Book - Atlas of the Heart by Brené BrownPublished: wellness
I do not read a ton of non-fiction literature generally and I can count the number of self-help psychology books I’ve read on two hands. Yet when Atlas of the Heart came up in conversation with my friend Hannah I was immediately hooked by the premise.
Fifteen years ago, when we first introduced a curriculum based on my shame resilience research, we asked participants in the training workshops to list all of the emotions that they could recognize and name as they were experiencing them. Over the course of five years, we collected these surveys from more than seven thousand people.
The average number of emotions named across the surveys was three. The emotions were happy, sad, and angry.
When I think about this data, I think back to a quote from the philosopher Ludwig Wittgenstein that I came across in college: “The limits of my language mean the limits of my world.” What does it mean if the vastness of human emotion and experience can only be expressed as mad, sad, or happy? What about shame, disappointment, wonder, awe, disgust, embarrassment, despair, contentment, boredom, anxiety, stress, love, overwhelm, surprise, and all of the other emotions and experiences that define what it means to be human?
Language is our portal to meaning-making, connection, healing, learning, and self-awareness. Having access to the right words can open up entire universes. When we don’t have the language to talk about what we’re experiencing, our ability to make sense of what’s happening and share it with others is severely limited. Without accurate language, we struggle to get the help we need, we don’t always regulate or manage our emotions and experiences in a way that allows us to move through them productively, and our self-awareness is diminished. Language shows us that naming an experience doesn’t give the experience more power, it gives us the power of understanding and meaning.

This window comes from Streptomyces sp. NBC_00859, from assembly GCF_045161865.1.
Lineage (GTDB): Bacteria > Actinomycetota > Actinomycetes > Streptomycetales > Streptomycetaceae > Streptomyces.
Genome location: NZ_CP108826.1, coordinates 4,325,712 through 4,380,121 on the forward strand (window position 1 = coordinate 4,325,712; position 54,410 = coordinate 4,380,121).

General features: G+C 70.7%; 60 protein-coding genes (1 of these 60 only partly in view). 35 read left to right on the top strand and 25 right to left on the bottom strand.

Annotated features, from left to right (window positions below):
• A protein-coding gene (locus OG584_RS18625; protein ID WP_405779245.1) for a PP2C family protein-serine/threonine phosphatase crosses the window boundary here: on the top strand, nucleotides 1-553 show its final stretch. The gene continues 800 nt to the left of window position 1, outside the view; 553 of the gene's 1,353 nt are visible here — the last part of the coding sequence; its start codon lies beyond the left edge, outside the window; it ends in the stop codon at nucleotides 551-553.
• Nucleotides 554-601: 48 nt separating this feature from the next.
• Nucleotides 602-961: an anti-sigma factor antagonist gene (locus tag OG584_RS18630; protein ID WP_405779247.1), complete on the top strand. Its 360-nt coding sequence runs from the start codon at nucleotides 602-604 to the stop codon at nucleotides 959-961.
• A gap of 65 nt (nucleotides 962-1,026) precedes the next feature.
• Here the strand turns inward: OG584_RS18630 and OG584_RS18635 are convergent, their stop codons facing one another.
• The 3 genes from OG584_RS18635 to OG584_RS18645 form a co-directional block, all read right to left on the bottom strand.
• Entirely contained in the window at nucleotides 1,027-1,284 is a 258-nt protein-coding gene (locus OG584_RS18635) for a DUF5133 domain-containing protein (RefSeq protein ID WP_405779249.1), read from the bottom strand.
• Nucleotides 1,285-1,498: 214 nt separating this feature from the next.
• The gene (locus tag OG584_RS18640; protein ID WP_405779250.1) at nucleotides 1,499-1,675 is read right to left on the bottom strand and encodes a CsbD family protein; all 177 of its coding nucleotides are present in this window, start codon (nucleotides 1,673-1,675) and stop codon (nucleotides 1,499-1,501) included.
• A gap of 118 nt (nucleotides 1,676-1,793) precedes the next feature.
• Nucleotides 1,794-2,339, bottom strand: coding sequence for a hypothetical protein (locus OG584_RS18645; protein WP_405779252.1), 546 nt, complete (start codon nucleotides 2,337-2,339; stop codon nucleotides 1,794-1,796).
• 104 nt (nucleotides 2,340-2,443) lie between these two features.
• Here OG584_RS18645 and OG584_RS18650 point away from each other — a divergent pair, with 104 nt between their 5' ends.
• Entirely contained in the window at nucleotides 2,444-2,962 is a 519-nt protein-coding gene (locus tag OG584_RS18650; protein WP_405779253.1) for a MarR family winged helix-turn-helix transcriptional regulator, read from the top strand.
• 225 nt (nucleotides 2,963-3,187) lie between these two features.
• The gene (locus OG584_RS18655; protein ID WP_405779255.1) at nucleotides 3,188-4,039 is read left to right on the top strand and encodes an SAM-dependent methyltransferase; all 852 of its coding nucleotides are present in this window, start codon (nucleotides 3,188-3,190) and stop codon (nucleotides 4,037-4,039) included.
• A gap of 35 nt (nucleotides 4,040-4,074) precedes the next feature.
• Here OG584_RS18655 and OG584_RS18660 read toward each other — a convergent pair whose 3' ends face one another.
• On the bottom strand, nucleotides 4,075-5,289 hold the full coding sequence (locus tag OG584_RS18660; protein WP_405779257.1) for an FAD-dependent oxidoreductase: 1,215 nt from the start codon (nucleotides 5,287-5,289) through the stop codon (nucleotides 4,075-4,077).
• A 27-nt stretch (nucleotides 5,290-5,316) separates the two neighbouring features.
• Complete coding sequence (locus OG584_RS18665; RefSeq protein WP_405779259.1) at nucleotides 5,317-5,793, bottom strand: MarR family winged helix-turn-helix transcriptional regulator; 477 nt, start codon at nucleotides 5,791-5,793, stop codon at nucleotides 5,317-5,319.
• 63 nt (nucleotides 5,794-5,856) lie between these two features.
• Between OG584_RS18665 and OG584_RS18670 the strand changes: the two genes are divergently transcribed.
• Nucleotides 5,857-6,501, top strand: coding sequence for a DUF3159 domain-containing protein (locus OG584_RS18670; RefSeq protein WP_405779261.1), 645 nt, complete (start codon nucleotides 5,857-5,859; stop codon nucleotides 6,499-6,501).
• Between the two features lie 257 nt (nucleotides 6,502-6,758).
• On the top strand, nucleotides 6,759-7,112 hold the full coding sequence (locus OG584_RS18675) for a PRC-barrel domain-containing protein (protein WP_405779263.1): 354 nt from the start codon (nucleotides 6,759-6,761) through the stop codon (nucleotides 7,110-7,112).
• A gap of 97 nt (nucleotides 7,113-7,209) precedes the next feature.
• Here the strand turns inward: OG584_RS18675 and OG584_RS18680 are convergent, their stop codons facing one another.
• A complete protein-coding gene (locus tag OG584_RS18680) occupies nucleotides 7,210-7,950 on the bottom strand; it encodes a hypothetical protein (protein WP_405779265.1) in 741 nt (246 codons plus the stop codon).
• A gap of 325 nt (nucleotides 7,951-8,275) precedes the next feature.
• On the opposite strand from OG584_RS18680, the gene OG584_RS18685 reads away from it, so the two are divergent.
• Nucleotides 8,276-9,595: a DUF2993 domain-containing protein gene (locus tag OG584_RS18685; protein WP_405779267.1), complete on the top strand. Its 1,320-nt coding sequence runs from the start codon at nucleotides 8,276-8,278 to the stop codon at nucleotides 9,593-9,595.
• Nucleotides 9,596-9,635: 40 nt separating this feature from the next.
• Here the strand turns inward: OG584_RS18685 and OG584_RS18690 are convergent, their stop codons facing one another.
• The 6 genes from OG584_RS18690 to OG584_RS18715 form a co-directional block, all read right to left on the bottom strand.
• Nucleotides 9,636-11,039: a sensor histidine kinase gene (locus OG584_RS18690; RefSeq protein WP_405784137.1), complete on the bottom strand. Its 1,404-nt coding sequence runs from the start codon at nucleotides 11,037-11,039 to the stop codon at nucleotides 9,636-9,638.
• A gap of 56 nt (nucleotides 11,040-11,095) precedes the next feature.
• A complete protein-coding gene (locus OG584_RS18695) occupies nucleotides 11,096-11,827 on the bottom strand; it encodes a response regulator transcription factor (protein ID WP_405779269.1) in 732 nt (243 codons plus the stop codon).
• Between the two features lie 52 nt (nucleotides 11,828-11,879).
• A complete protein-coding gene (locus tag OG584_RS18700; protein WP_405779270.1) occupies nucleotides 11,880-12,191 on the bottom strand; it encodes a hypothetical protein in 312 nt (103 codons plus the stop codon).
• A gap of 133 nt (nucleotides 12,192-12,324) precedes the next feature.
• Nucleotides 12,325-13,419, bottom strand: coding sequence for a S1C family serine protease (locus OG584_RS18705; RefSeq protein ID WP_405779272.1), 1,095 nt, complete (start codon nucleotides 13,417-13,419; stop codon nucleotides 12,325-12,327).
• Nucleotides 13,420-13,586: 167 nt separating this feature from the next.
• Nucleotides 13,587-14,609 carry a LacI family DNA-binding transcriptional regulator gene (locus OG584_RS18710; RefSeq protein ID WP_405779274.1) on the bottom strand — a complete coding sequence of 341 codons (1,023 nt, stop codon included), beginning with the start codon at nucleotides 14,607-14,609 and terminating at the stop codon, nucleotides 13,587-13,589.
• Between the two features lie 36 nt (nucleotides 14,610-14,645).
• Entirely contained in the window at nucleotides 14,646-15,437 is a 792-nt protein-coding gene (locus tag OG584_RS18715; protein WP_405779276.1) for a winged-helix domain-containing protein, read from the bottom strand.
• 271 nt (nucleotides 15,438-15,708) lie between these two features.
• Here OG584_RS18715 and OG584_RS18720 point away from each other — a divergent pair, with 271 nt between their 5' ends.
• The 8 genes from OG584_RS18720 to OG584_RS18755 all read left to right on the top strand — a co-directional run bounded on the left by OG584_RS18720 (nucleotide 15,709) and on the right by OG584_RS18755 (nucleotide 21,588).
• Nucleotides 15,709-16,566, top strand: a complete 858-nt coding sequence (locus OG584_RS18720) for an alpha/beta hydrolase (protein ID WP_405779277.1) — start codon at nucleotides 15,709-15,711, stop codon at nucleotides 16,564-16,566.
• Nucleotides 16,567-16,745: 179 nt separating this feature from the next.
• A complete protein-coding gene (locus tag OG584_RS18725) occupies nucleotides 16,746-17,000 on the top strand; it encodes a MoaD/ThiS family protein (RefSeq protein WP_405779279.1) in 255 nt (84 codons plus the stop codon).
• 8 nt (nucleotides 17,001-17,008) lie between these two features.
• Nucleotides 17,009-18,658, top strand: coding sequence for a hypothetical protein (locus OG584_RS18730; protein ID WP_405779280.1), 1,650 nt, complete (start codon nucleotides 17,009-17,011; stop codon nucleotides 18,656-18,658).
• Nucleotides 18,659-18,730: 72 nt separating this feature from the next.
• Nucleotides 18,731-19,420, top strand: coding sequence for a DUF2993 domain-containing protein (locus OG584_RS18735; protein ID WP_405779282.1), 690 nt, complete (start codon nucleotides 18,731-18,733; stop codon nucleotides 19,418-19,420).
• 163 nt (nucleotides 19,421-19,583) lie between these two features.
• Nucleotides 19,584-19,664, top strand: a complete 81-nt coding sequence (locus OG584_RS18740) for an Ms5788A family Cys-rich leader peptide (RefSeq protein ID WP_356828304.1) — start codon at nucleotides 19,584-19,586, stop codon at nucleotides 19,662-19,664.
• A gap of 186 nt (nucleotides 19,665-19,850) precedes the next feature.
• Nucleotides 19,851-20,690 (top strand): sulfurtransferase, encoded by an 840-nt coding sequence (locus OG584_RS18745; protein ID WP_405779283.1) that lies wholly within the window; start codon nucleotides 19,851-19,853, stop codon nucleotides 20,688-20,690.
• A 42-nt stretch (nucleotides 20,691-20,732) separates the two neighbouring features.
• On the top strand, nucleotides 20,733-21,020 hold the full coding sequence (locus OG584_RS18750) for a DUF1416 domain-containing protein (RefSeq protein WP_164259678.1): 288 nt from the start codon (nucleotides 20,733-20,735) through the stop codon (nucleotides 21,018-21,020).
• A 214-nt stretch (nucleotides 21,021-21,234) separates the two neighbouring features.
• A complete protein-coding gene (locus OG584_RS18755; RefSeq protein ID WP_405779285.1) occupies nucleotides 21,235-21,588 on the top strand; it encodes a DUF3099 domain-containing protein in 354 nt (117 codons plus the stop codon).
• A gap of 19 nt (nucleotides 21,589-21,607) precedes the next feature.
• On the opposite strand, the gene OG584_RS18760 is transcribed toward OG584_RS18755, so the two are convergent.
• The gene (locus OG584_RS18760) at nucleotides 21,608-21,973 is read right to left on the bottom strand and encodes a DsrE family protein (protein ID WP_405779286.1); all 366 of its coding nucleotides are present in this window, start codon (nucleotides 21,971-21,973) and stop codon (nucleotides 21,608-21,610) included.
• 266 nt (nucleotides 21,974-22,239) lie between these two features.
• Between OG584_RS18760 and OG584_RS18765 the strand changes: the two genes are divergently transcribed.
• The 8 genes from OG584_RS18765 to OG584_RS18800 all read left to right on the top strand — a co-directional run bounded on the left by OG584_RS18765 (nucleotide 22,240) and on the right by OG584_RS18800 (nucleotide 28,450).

I live with ADHD and Autistic traits. I have often felt like I am unable to control my emotions. In sitting with the premise of Brown’s book, I realized that I also struggle to identify my emotions and internal states . If you or someone you know has ADHD, this will be familiar. The hyper-focus that comes with an engaged ADHD brain can mean that internal signals to eat, drink, or use the bathroom get suppressed. Brown’s book attempts to provide the reader with the tools needed to identify internal emotions in detail. By understanding in more detail how I feel, I gain an increased ability to manage my emotions, communicate with others, and meaningfully connect with my relationships.
Atlas of the Heart is a deceptively simple book. It isn’t very long, and the writing is simple, clear, and straightforward. The revelations it contains, however, require time and space to digest. I listened to the audiobook once, then read through the physical book a couple of times. I found myself returning to particular sections as I strove to refine my emotional vocabulary. Ultimately I decided to put the book through my usual Progressive Summarization process so that I could learn the material and have a reference, a Codex of Human Emotion.
The result is a collection of thirteen markdown documents, each one corresponding to a chapter in the book. I use these as references during times of heightened emotion to continue building my emotional vocabulary and upgrading the resolution of my internal sensors.
Atlas of the Heart Chapter Notes
- Places We Go When Things Are Uncertain or Too Much
- Place We Go When We Compare
- Places We Go When Things Don’t Go As Planned
- Places We Go When It’s Beyond Us
- Places We Go When Things Aren’t What They Seem
- Places We Go When We’re Hurting
- Places We Go With Others
- Places We Go When We Fall Short
- Places We Go When We Search For Connection
- Places We Go When The Heart Is Open
- Places We Go When Life Is Good
- Places We Go When We Feel Wronged
- Places We Go To Self-Assess
download: markdown or pdf